developed that are superior to those previously
available. Seedless watermelons have been
evaluated at this location annually since 1988.
The objective of this trial was to evaluate
the performance of seedless watermelon varieties
under west-central Florida conditions.
Fig. 2. Relative Crop Yield
Relationship With Applied Fertilizer
810 0. ....
2 20 MED
0 50 100 150 200
Applied Fertilizer (Ib per acre)
Seeds of 38 seedless watermelon varieties
or experimental lines for replicated trials were
planted in a peat-lite growing mix in No. 128 Todd
planter flats (1.5 x 1.5 x 2.5 in. cells) on 17
February. The watermelon transplants were grown
by a commercial plant grower.
Soil samples from the experimental area
obtained before fertilization were analyzed by the
University of Florida Extension Soil Testing
Laboratory: pH = 7.2 and Mehlich I extractable P
= 42 (high), K = 15 (very low), Mg = 115 (high),
Ca = 803 (adequate), Zn = 3.3 (adequate), Cu =
1.8 (adequate), and Mn = 2.5 (deficient) ppm.
The EauGallie fine sand was prepared in
early February by incorporation of 0-1.2-0 lb. N-
P205-K20 per 100 linear bed feet (lbf). Beds were
formed and fumigated with
methylbromide:chloropicrin, 67:33 at 2.3 lb/100
lbf. Banded fertilizer was applied in shallow
grooves on the bed shoulders at 3.1-0-4.3 lb N-
P205-K20/100 lbf after the beds were pressed and
before the black polyethylene mulch was applied.
The total fertilizer applied was equivalent to 148-
60-206 lb N-P205-K20/A. The final beds were 32
in. wide and 8 in. high, and were spaced on 9 ft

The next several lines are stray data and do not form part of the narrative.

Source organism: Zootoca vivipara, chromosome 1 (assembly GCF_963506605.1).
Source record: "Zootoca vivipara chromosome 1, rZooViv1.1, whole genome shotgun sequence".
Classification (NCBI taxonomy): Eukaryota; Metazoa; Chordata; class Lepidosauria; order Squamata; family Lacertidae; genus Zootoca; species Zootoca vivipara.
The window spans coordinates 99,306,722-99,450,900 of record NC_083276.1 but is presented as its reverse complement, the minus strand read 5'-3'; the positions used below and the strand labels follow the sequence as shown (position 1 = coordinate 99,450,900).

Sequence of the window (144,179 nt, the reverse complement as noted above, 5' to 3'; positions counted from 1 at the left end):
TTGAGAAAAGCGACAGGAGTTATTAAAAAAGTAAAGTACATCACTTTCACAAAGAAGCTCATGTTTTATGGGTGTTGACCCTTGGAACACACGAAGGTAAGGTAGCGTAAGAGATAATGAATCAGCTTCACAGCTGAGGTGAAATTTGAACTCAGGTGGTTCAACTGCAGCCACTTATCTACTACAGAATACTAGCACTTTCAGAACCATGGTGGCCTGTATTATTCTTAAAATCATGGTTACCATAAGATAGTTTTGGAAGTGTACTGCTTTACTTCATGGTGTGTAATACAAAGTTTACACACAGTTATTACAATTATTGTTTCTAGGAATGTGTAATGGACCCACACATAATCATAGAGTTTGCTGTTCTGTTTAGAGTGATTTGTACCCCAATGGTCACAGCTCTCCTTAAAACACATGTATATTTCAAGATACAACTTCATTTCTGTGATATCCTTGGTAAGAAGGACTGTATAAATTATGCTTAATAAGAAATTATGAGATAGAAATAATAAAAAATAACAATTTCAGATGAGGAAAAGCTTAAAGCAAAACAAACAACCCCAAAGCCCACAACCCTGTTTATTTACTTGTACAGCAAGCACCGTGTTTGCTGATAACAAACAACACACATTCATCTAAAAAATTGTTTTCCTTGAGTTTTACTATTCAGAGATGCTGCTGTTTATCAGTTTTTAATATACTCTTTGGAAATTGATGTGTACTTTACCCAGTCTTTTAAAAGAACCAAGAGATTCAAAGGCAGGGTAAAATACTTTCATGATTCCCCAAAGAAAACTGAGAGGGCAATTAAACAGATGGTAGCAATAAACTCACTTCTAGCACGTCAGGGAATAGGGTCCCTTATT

centers with four beds between seepage irrigation/
drainage ditches which were on 41 ft centers.
Transplants were set in holes punched in
the polyethylene at 2.5 ft in-row spacing on 26
March. The replicated plots were 17.5-ft long and
had seven plants each and were repeated three
times in a randomized, complete block design.
Standard watermelons that were being evaluated
were direct seeded in beds on each side of two
seedless watermelon beds on 12 March to serve as
diploid pollenizers. Weed control in row middles
was by cultivation and applications of paraquat.
Pesticides were applied as needed for control of
silverleafwhitefly endosulfann and esfenvalerate),
aphids endosulfann), and gummy stem blight
(chlorothalonil and metalaxyl-chlorothalonil).
Watermelons were harvested on 4-10 June
and 19-21 June. Marketable (U.S. No. 1 or better)
fruit according to U.S. Standards for Grades were
separated from culls and counted and weighed
individually. Tetraploid fruit, where they occurred,
were not included in the marketable category
because they are not seedless. Soluble solids were
determined with a hand-held refractometer on at
least six fruit from each entry at each harvest and
the incidence and severity of hollowheart were
noted on these fruit. Where possible, the resulting
data were subjected to analysis of variance and
mean separation was by Duncan's multiple range
Temperature during the experimental
period from 26 March to 21 June was near normal.
Rainfall during the fruit development period was
greater than normal which did not provide good
watermelon growing conditions. Also, there was
considerable plant damage from wind early in the
season which caused plant loss and necessitated
Early yields, represented by the first of two
harvests, ranged from 133 cwt/acre for 95-14 to
352 cwt/acre for 'Favorite Ball'. Thirty-one other
entries had yields similar to those of 95-14 and 33
other entries had yields similar to those of 'Favorite
Ball'. Average fruit weight at the first harvest
varied from 11.6 lbs for 95-14 to 22.7 Ibs for W
0037. Soluble solids concentrations ranged from
11.4 % for 'Jack of Hearts' to 14.4 % for W 0016.
Total yields varied from 243 cwt/acre for
W 5001 to 507 cwt/acre for 'Millionaire', but only
W 5001 and 95-14 had yields that were